• our ethnicity and genetic background (for instance, many people of East Asian ancestry have a genetically-linked aldehyde dehydrogenase enzyme deficiency, which affects their ability to properly metabolize alcohol)

  • our age

  • our body size

  • our biological sex

  • our individual combinations of conversion enzymes

2. Dose matters. But all alcohol requires some processing by the body.

So what’s the “sweet spot”?

What amount of alcohol balances enjoyment (and your jokes becoming funnier) with your body’s ability to respond and recover from processing something slightly poisonous?

The moderate-vs-heavy guidelines are the experts’ best guess at the amount of alcohol that can be consumed with statistically minimal risk, while still accounting for what a lot of people are probably going to do anyway: drink.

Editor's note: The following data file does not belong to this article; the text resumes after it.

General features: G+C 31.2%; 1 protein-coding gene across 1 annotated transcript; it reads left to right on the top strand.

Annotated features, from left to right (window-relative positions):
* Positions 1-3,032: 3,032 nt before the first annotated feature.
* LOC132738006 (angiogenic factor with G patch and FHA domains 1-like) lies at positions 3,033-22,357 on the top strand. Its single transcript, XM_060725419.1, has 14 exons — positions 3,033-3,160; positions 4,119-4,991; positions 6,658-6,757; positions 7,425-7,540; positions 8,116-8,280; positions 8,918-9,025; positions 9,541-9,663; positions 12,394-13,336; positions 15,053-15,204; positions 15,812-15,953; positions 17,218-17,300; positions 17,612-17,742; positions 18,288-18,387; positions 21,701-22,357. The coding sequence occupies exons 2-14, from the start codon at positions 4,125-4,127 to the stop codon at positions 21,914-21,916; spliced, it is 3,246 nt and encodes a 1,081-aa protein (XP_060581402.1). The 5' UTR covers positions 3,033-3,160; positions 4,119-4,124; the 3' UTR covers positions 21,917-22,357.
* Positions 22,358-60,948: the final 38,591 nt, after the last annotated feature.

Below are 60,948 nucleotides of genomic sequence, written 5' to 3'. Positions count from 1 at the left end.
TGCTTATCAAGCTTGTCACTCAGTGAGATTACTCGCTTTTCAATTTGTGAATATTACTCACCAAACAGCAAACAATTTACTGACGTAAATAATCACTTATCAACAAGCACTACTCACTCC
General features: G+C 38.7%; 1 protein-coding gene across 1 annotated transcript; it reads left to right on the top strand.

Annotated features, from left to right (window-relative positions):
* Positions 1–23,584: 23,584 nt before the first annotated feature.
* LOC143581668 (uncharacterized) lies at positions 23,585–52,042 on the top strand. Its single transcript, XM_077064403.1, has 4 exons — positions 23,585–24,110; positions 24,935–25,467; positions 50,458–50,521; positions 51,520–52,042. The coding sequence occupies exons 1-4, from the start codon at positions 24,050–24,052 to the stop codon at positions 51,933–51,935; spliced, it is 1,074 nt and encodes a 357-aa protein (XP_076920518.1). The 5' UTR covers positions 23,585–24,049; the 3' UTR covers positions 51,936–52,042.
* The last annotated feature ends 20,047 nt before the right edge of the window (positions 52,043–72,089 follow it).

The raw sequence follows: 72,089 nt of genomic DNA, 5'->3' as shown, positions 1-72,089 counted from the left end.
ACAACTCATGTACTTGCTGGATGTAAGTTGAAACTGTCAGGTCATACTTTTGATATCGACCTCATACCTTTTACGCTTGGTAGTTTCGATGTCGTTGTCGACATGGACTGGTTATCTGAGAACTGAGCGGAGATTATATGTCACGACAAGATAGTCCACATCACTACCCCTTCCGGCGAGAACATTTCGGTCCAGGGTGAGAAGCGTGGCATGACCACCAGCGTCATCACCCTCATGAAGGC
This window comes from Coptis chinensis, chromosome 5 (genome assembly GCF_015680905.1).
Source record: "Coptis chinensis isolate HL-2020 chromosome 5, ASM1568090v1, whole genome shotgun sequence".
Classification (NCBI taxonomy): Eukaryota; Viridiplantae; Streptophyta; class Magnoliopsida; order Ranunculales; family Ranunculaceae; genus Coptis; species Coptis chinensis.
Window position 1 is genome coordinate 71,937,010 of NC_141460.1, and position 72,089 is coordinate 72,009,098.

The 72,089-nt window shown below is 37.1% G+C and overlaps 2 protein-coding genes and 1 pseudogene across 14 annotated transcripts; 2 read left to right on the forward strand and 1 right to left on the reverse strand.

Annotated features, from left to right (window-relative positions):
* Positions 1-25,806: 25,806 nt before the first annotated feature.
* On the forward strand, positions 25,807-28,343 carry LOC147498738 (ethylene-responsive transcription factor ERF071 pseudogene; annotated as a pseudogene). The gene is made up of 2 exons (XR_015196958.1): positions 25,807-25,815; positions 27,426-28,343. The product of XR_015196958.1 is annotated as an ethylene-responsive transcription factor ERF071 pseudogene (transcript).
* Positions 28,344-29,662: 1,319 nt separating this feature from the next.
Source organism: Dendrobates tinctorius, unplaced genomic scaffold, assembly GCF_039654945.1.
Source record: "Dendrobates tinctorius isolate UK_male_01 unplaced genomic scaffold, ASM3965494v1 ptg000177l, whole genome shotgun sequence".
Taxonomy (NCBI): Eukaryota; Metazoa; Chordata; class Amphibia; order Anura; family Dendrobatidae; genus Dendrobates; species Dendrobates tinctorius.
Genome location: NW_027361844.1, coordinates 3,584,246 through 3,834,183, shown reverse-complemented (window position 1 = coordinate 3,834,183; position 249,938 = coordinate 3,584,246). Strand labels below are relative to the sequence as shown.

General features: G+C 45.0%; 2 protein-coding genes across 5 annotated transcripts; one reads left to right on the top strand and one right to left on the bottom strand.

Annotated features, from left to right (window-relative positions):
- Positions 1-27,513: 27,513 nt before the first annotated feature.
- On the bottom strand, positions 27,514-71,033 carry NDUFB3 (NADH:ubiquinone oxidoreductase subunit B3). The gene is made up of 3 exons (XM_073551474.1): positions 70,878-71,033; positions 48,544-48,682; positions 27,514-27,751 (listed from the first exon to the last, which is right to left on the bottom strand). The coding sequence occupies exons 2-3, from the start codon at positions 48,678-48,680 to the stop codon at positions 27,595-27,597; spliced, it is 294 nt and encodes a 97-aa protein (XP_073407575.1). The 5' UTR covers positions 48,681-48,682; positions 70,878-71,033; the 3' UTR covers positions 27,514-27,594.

It doesn’t mean that moderate drinking is risk-free.



But drinking is fun. (There, I said it.)

We tend to separate physical well-being from our emotional state. In reality, quality of life, enjoyment, and social connections are important parts of health.

So let me say it:

I enjoy drinking.

So do a lot of other people.

In the U.S., for example, 65 percent of people say they consume alcohol. Of those drinkers, at least three-quarters enjoy alcohol one or more times per week.


And if you’re doing it right there are some undeniable benefits to be gained:

  • Pleasure: Assuming you’ve graduated from wine coolers and cheap tequila shots, alcoholic beverages usually taste pretty darn delicious.